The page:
Decided: June 16, 1958.
STATE OF NEW JERSEY, PLAINTIFF-APPELLANT,
HAROLD JARDINE SAMURINE AND GERTRUDE SAMURINE, DEFENDANTS-RESPONDENTS
On certification granted.
For reversal and remandment -- Chief Justice Weintraub, and Justices Heher, Wachenfeld, Burling, Francis and Proctor. For affirmance -- None.
[27 NJ Page 323]
The defendants, Harold and Gertrude Samurine, were convicted of obtaining money by false pretenses, contrary to N.J.S.A. 2 A:111-1. The Appellate Division reversed the convictions and directed judgments of acquittal be entered in favor of both defendants. The matter comes before us on our granting the State's petition for certification. 25 N.J. 539.
At the trial one Metrick was the principal witness for the State. On the first day, during direct examination, he mentioned that Harold Samurine had "a criminal record." Defendant's counsel moved for a mistrial, which was denied. On the following day, on cross-examination, Metrick again referred to Samurine's "criminal past." At the conclusion of the case the trial judge admonished the jury to disregard any evidence relating to a "criminal record," reminding them that such testimony had been stricken.
The Appellate Division found that the two references by the State's witness to prior criminal activity on the part of Harold Samurine were so prejudicial that even striking them from the record and giving cautionary instructions to the jury could not alleviate their possible prejudicial influence. It concluded the instructions only served to refresh the jurors' memories as to what had been said by Metrick.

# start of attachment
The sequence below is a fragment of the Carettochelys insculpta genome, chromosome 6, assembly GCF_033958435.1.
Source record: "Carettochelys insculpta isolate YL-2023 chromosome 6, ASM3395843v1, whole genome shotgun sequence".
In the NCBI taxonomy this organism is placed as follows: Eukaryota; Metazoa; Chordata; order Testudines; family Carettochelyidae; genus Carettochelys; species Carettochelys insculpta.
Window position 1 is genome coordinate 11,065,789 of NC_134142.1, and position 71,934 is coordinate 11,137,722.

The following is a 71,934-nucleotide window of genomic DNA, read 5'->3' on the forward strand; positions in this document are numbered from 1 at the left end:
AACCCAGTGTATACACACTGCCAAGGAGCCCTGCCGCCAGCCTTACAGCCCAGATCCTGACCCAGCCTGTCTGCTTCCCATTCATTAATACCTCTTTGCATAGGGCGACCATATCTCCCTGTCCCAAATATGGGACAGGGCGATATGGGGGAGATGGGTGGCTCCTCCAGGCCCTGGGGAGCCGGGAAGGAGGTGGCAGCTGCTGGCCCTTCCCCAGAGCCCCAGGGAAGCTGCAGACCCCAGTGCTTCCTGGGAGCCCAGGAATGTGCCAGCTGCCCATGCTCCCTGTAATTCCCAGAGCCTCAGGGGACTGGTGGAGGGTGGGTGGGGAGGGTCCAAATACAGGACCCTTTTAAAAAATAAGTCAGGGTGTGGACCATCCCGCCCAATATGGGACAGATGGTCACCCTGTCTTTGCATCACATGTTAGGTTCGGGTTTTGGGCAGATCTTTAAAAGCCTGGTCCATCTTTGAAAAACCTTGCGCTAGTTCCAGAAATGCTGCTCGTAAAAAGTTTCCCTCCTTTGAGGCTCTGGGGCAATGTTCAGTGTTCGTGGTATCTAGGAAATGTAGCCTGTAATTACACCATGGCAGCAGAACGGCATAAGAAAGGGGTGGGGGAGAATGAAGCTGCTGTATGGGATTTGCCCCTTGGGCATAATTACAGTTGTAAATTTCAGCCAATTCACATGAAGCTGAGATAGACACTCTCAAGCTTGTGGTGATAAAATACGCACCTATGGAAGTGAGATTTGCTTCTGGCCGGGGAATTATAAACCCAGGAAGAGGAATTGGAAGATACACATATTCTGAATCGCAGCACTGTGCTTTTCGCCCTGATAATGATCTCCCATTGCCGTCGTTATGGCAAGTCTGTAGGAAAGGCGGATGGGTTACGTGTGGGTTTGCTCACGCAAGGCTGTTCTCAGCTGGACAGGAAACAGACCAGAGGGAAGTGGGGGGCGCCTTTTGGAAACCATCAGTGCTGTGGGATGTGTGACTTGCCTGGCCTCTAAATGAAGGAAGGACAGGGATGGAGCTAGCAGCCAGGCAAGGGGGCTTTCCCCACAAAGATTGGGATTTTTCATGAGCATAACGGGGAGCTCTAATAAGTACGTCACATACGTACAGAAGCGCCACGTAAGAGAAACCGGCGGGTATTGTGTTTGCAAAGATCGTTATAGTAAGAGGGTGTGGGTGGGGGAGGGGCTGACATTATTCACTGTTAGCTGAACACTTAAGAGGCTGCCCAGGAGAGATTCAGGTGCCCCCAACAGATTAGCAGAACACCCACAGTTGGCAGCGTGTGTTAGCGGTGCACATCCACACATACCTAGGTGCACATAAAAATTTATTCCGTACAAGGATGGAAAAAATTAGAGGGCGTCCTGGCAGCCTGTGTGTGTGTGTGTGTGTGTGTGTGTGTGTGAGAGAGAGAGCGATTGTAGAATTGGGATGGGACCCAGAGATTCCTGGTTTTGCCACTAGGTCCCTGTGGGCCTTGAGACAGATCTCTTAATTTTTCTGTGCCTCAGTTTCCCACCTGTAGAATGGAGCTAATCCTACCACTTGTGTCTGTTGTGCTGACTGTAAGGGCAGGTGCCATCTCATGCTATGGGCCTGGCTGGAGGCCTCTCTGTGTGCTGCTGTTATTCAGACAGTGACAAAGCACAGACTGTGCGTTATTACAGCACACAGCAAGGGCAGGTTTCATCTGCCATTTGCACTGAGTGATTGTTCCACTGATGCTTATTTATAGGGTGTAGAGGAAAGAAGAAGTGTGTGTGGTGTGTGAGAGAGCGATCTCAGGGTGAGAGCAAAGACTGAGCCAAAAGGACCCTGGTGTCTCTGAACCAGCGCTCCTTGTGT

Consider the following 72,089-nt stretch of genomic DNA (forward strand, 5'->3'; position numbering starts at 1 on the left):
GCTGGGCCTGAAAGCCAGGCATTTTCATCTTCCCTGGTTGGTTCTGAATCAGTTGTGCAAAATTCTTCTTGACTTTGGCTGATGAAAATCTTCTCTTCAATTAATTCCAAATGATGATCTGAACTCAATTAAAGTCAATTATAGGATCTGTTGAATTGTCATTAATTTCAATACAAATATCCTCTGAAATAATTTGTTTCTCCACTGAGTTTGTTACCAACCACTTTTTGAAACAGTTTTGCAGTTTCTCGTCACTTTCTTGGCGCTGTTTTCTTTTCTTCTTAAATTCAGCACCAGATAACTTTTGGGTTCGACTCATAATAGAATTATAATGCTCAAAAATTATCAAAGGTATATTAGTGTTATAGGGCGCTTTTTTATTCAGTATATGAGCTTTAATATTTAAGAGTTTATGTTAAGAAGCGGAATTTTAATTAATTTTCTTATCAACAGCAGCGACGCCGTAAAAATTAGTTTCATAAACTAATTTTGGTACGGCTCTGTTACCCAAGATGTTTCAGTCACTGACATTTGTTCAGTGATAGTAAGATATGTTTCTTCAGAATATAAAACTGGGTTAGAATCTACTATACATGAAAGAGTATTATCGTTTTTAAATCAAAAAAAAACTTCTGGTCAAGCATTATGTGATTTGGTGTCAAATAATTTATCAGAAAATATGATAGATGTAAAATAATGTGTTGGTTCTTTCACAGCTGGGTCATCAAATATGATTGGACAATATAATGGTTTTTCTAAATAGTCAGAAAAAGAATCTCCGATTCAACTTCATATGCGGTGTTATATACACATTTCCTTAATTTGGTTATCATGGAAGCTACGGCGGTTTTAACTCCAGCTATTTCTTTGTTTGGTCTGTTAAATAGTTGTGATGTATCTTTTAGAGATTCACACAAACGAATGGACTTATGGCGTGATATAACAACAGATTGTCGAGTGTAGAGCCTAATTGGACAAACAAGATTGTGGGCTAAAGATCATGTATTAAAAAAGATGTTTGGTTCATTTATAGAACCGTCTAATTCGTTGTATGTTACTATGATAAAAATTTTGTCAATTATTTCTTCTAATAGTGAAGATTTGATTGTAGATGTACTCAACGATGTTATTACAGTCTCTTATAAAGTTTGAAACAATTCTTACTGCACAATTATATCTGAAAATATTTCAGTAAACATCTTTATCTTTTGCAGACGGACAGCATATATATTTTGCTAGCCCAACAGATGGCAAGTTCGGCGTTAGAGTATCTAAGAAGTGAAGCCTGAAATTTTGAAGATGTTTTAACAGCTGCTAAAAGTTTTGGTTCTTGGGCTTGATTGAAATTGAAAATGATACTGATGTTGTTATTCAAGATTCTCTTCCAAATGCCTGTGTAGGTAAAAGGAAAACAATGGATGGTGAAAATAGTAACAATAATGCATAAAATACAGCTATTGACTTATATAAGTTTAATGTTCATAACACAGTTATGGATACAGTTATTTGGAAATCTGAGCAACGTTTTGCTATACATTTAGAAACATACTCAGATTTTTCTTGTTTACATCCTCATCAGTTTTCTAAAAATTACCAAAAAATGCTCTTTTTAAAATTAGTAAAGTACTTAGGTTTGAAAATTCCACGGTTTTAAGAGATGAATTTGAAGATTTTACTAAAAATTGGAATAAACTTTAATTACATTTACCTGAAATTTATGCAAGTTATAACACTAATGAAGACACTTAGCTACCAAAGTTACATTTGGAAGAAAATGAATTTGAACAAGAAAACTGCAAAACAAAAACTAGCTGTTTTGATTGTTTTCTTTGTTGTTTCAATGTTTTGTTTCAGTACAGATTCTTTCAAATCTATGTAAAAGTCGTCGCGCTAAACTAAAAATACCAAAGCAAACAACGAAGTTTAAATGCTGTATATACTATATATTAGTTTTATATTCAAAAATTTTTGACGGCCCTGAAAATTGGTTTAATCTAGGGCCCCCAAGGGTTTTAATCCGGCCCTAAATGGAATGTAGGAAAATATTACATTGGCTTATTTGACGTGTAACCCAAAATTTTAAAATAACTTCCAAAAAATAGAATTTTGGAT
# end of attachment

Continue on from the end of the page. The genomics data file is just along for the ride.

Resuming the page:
We are wholeheartedly in accord with the Appellate Division's conclusions in this respect. Under the circumstances of this case, normally a reversal and remand would have ensued, but the Appellate Division went further and concluded the State's case was so deficient on the essential elements of the offense charged that judgments of acquittal should be entered instead of the cause being remanded.
[27 NJ Page 324]
We cannot agree. Without emphasizing in detail the weaknesses of the State's case, it nevertheless, in our opinion, was sufficient to raise questions to be decided by a jury and should have been remanded for a new trial.
Moreover, in its supplemental brief on reargument, the State, in answer to the question "whether it could furnish evidence of the defendants' guilty knowledge of misrepresentations when made," said: "Such evidence could and would be adduced upon a new trial of this case."
Under these circumstances, we have no right to foreclose the State from presenting all of its evidence.
This conclusion makes it unnecessary to decide the power of the Appellate Division to enter judgments of acquittal.
The judgments of the Appellate Division are reversed and the cause is remanded for retrial in compliance with the directions contained in this opinion.